Directions for use of Jacquard Acid Dyes

Directions for use of Jacquard Acid Dyes

Don’t let the name fool you. Acid dyes do not contain acid or any other harmful chemicals. In fact, it they have a neutral
pH, like water. The only thing acidic is the white vinegar you add during use. Jacquard Acid Dyes are the dye of choice for silk, wool, nylon, feathers or any protein (animal) fibre. For cotton or any other plant fibres use Jacquard Procion MX dyes.


Jacquard Acid Dyes are extremely brilliant and colour fast. If you can do a load of laundry, you can use these dyes. In addition to garment dyeing in a washing machine, you can use it to paint, print or airbrush.


One half ounce of Jacquard Acid Dye will colour about two pounds of fabric. Yardage will vary by weight and width of fibre or fabric.


Jacquard Acid Dyes are considered non-toxic when used properly. Common sense and good housekeeping should be used when handling any dye or chemical.


Stove Top Method:

Add dye powder to one quart of very hot water and stir until completely dissolved. Fill a metal pot with enough hot water for the fabric to swim freely. Add dye & ¼ cup of white vinegar. Turn on the heat and add clean, wet fabric. Raise the temperature to between 80c to 90c, maintain temperature and stir occasionally for ½ hour. Wash in soap and cool water. The final colour depends on the time in the dye bath, concentration of dye bath and temperature.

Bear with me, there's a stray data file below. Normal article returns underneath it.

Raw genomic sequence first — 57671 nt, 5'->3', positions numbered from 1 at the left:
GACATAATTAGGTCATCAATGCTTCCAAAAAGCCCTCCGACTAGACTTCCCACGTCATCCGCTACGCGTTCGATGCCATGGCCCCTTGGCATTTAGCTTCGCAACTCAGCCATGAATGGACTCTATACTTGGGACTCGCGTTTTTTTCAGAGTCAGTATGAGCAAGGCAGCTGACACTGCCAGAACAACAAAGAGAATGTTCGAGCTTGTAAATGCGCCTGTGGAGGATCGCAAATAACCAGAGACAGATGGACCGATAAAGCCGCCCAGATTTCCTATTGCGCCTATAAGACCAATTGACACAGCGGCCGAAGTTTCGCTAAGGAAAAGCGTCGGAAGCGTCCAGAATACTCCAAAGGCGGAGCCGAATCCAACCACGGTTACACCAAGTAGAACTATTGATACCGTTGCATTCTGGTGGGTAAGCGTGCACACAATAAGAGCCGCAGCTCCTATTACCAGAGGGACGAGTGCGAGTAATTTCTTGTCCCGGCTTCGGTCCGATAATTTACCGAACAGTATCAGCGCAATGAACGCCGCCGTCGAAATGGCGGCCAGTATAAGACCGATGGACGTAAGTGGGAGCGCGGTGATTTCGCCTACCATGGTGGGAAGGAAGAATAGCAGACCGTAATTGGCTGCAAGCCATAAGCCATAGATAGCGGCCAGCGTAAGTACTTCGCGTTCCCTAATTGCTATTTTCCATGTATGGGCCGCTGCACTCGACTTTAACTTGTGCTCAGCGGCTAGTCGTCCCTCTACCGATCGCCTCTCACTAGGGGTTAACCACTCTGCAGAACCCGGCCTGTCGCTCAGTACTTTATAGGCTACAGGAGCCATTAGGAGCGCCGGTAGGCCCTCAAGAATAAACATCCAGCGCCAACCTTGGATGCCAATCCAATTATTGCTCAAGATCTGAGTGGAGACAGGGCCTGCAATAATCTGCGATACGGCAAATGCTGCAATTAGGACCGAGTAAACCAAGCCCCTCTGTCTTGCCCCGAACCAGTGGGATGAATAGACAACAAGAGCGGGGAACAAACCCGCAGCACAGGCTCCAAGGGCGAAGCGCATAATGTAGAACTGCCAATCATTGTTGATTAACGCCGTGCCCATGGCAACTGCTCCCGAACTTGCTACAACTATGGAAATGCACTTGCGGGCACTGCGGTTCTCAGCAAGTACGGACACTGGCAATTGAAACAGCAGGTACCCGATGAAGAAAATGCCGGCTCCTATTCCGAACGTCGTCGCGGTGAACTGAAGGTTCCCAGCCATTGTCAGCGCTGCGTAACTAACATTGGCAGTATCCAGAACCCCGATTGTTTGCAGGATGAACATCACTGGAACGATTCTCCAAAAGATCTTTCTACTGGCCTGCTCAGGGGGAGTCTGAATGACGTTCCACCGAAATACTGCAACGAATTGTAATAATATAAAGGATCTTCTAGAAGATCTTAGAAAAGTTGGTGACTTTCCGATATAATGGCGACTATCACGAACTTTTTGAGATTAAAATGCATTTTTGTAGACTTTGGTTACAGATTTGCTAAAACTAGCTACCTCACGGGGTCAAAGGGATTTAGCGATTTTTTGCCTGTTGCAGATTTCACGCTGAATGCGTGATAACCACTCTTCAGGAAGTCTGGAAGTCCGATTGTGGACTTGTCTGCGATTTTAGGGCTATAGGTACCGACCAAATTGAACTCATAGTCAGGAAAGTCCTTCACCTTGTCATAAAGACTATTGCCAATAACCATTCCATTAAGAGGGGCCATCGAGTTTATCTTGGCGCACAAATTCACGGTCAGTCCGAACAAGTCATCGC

Jacquard Acid Dyes for Silk Painting:

For professional silk painters who steam set, liquid acid dyes provide the brightest, most intense colours in the world.
To make your own liquid acid dyes for silk painting, use the following recipe:
                Add 8oz. (1 cup) of very hot water to one 5oz jar of Jacquard Acid Dye powder. Distilled water is recommended.
                Stir until dissolved. This will yield a very concentrated dye solution. Most colours require further dilution.
                Start by adding 4 oz. (1/2 cup) of water, test colour and continue adding water until desired shade is achieved.
                Most colours will remain stable for a long period of time. Some colours will fall out of solution after a few weeks.
                To restore them to liquid solution, heat on the stove. A small amount (about 1 tablespoon) of alcohol can be added
                to the dye solution as a wetting agent.

Use these directions as guidelines. Acid dyes are quite forgiving and amenable to variations in procedure. The more you experiment, the more you will discover.